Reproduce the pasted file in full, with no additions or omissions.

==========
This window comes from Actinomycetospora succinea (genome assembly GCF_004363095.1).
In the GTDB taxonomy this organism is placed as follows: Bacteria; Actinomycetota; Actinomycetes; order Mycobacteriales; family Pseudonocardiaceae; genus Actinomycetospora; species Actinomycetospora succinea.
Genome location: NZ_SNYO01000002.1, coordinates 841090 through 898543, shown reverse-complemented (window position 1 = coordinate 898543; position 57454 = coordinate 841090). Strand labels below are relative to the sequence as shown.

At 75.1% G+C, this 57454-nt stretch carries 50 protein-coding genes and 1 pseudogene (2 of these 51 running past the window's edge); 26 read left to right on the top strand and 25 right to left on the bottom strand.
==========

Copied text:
This window comes from Actinomycetospora succinea (genome assembly GCF_004363095.1).
In the GTDB taxonomy this organism is placed as follows: Bacteria; Actinomycetota; Actinomycetes; order Mycobacteriales; family Pseudonocardiaceae; genus Actinomycetospora; species Actinomycetospora succinea.
Genome location: NZ_SNYO01000002.1, coordinates 841090 through 898543, shown reverse-complemented (window position 1 = coordinate 898543; position 57454 = coordinate 841090). Strand labels below are relative to the sequence as shown.

At 75.1% G+C, this 57454-nt stretch carries 50 protein-coding genes and 1 pseudogene (2 of these 51 running past the window's edge); 26 read left to right on the top strand and 25 right to left on the bottom strand.